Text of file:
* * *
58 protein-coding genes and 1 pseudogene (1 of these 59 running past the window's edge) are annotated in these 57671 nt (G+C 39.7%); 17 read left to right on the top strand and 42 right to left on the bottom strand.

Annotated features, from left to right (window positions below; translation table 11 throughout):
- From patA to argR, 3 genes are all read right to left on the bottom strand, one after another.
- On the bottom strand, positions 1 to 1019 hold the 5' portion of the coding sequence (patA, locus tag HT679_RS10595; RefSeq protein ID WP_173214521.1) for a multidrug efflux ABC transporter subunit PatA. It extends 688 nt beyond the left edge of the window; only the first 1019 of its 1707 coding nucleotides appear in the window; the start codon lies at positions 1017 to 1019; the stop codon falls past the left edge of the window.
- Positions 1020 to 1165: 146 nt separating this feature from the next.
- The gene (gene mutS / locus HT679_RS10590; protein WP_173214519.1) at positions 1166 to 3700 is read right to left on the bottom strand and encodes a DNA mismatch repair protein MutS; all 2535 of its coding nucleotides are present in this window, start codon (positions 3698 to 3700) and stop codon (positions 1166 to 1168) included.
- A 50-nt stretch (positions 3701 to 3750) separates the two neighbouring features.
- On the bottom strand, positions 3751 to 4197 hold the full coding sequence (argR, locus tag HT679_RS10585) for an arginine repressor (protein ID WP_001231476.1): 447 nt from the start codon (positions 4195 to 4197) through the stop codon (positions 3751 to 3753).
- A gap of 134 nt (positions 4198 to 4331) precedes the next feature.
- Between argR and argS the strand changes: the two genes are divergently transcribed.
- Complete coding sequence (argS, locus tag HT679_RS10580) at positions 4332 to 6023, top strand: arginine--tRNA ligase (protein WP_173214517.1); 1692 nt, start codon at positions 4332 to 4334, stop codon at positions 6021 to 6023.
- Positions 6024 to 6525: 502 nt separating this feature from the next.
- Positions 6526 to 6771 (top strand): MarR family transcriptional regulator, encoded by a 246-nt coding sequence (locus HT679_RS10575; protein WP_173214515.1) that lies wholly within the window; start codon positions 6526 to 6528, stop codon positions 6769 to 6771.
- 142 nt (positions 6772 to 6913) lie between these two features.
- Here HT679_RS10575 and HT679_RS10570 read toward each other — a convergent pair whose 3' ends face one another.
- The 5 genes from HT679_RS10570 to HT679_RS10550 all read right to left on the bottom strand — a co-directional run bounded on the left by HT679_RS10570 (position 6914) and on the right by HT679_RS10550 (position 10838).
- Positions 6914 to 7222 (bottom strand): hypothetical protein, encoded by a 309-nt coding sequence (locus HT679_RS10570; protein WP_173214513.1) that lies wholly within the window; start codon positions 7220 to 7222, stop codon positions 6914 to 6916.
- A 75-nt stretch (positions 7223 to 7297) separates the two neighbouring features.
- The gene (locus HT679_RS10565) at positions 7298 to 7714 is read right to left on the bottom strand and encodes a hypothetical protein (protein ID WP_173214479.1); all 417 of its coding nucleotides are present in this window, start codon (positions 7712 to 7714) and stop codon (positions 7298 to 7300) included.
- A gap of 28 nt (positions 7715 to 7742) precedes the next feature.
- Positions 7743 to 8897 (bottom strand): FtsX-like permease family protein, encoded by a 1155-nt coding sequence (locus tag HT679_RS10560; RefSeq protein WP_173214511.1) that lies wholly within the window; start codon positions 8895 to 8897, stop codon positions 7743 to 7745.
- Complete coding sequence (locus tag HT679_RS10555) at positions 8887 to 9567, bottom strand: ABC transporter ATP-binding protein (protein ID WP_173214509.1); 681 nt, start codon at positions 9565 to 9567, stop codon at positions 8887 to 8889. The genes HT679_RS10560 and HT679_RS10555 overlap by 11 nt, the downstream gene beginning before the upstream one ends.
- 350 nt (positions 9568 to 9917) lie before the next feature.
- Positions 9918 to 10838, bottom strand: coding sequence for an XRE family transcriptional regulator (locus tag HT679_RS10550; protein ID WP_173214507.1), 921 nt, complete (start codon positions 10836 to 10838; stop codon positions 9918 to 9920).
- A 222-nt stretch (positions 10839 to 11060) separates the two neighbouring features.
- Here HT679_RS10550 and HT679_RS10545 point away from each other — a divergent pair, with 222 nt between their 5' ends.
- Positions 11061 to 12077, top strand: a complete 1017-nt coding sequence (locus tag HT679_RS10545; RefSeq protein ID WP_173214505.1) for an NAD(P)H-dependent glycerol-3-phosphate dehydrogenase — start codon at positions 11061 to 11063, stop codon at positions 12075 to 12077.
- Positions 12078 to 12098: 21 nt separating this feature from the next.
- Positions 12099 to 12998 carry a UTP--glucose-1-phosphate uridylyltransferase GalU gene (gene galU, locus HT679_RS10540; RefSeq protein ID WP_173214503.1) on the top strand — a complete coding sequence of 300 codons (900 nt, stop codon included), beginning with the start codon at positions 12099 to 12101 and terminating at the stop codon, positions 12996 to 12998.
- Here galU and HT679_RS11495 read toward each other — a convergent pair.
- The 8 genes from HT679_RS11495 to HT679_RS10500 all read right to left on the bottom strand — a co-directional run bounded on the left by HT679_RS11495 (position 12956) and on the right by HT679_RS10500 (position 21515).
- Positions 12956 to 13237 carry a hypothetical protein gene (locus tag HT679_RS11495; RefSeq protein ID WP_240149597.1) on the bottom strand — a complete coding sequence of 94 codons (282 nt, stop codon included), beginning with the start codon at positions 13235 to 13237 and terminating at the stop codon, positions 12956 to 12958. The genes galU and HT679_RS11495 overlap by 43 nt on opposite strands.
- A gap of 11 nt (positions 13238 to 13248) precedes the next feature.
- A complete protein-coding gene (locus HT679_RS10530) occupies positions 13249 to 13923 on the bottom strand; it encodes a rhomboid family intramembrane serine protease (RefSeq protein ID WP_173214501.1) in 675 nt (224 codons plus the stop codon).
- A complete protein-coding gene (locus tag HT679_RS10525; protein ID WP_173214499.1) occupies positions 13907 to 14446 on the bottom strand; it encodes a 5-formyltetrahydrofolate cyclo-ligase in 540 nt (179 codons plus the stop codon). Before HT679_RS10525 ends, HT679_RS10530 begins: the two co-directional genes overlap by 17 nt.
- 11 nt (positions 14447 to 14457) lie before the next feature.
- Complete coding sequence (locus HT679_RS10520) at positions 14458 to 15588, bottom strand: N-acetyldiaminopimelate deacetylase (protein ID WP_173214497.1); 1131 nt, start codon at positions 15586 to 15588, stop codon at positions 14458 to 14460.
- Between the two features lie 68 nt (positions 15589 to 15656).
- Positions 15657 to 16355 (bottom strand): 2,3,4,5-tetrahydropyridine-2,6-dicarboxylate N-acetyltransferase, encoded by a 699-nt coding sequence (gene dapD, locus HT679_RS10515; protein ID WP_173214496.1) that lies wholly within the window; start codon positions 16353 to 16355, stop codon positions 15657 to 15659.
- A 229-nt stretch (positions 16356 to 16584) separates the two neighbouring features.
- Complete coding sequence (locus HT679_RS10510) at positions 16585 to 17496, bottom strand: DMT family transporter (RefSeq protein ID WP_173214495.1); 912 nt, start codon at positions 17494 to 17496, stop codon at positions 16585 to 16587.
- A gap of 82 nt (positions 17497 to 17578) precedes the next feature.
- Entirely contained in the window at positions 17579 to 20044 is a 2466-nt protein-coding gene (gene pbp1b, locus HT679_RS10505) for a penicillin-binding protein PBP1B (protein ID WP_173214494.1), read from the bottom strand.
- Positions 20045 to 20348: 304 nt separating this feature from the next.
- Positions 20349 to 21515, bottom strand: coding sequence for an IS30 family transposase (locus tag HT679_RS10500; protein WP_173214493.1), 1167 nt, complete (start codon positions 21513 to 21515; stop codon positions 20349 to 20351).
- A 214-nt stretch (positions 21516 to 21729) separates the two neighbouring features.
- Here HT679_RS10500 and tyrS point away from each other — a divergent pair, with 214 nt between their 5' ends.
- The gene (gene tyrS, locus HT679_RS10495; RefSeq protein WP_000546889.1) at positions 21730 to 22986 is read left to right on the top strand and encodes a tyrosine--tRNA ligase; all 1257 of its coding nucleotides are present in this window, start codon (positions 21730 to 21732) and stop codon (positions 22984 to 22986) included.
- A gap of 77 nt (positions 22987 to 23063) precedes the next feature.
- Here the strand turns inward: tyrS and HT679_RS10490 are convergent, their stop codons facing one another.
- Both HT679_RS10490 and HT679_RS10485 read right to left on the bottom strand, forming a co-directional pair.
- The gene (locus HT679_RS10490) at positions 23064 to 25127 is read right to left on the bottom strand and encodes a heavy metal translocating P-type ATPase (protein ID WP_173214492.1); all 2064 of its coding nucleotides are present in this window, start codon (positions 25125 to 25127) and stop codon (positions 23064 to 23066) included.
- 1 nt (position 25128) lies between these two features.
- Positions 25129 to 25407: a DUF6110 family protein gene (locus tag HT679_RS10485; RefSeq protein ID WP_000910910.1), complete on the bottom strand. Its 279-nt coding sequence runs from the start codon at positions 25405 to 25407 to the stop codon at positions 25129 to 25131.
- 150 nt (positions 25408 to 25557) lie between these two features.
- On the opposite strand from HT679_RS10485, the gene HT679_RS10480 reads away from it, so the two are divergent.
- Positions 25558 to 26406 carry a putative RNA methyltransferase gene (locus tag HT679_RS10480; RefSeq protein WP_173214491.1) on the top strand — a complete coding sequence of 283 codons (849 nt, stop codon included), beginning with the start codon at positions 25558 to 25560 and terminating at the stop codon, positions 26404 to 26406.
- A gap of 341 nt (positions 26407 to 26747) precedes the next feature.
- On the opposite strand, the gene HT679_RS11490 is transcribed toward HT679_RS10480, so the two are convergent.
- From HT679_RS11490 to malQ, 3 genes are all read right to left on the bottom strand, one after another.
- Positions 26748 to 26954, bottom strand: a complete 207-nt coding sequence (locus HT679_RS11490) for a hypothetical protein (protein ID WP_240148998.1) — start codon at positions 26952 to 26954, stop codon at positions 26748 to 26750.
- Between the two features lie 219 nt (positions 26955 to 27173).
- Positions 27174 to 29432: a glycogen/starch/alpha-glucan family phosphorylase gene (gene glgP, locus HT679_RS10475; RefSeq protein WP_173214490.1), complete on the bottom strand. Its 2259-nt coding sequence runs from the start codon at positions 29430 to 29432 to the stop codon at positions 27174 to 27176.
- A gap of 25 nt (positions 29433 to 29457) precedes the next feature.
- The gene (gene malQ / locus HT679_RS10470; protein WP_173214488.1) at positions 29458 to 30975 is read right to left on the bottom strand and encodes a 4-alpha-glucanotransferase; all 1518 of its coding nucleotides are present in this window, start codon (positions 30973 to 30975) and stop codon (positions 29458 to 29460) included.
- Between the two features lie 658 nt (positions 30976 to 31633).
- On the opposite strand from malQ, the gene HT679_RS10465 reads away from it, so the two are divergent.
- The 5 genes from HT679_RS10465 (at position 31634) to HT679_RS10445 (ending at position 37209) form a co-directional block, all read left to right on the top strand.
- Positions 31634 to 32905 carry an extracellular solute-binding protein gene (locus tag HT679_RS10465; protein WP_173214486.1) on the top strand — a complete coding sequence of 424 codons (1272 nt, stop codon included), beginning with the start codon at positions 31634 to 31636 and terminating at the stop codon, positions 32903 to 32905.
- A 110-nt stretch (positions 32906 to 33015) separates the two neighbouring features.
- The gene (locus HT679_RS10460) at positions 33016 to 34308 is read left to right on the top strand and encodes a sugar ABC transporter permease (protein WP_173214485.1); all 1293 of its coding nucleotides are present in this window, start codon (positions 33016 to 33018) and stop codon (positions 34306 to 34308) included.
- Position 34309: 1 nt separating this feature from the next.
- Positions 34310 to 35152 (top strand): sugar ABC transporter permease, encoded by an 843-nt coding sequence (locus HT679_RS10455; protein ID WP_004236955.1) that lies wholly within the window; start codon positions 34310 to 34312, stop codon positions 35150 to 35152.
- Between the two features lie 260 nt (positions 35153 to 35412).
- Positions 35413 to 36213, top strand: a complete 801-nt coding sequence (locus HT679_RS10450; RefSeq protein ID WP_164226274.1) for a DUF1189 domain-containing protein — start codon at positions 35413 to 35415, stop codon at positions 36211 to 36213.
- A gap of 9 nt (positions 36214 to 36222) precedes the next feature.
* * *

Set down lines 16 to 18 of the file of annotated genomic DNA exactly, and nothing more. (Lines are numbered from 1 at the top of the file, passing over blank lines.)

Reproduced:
- The 5 genes from HT679_RS10570 to HT679_RS10550 all read right to left on the bottom strand — a co-directional run bounded on the left by HT679_RS10570 (position 6914) and on the right by HT679_RS10550 (position 10838).
- Positions 6914 to 7222 (bottom strand): hypothetical protein, encoded by a 309-nt coding sequence (locus HT679_RS10570; protein WP_173214513.1) that lies wholly within the window; start codon positions 7220 to 7222, stop codon positions 6914 to 6916.
- A 75-nt stretch (positions 7223 to 7297) separates the two neighbouring features.